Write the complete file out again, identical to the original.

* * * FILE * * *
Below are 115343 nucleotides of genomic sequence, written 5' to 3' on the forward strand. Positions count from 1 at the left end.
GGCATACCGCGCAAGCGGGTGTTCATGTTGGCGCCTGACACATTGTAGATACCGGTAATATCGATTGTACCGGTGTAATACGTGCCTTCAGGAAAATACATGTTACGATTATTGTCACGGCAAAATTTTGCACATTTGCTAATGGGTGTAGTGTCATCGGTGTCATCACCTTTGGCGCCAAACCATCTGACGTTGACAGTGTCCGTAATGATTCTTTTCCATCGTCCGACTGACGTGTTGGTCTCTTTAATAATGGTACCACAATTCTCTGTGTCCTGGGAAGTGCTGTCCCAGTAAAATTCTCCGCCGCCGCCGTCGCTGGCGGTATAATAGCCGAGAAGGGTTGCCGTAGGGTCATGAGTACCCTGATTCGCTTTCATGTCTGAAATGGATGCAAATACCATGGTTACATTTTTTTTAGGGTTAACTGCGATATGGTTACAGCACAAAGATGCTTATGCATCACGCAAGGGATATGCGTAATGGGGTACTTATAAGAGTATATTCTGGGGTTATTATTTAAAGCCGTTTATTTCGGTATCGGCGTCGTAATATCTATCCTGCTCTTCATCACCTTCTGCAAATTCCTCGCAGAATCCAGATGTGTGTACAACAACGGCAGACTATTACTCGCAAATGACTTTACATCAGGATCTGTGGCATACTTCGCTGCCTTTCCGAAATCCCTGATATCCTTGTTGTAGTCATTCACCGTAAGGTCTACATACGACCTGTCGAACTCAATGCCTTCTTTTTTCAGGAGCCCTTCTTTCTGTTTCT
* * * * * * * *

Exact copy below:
Below are 115343 nucleotides of genomic sequence, written 5' to 3' on the forward strand. Positions count from 1 at the left end.
GGCATACCGCGCAAGCGGGTGTTCATGTTGGCGCCTGACACATTGTAGATACCGGTAATATCGATTGTACCGGTGTAATACGTGCCTTCAGGAAAATACATGTTACGATTATTGTCACGGCAAAATTTTGCACATTTGCTAATGGGTGTAGTGTCATCGGTGTCATCACCTTTGGCGCCAAACCATCTGACGTTGACAGTGTCCGTAATGATTCTTTTCCATCGTCCGACTGACGTGTTGGTCTCTTTAATAATGGTACCACAATTCTCTGTGTCCTGGGAAGTGCTGTCCCAGTAAAATTCTCCGCCGCCGCCGTCGCTGGCGGTATAATAGCCGAGAAGGGTTGCCGTAGGGTCATGAGTACCCTGATTCGCTTTCATGTCTGAAATGGATGCAAATACCATGGTTACATTTTTTTTAGGGTTAACTGCGATATGGTTACAGCACAAAGATGCTTATGCATCACGCAAGGGATATGCGTAATGGGGTACTTATAAGAGTATATTCTGGGGTTATTATTTAAAGCCGTTTATTTCGGTATCGGCGTCGTAATATCTATCCTGCTCTTCATCACCTTCTGCAAATTCCTCGCAGAATCCAGATGTGTGTACAACAACGGCAGACTATTACTCGCAAATGACTTTACATCAGGATCTGTGGCATACTTCGCTGCCTTTCCGAAATCCCTGATATCCTTGTTGTAGTCATTCACCGTAAGGTCTACATACGACCTGTCGAACTCAATGCCTTCTTTTTTCAGGAGCCCTTCTTTCTGTTTCT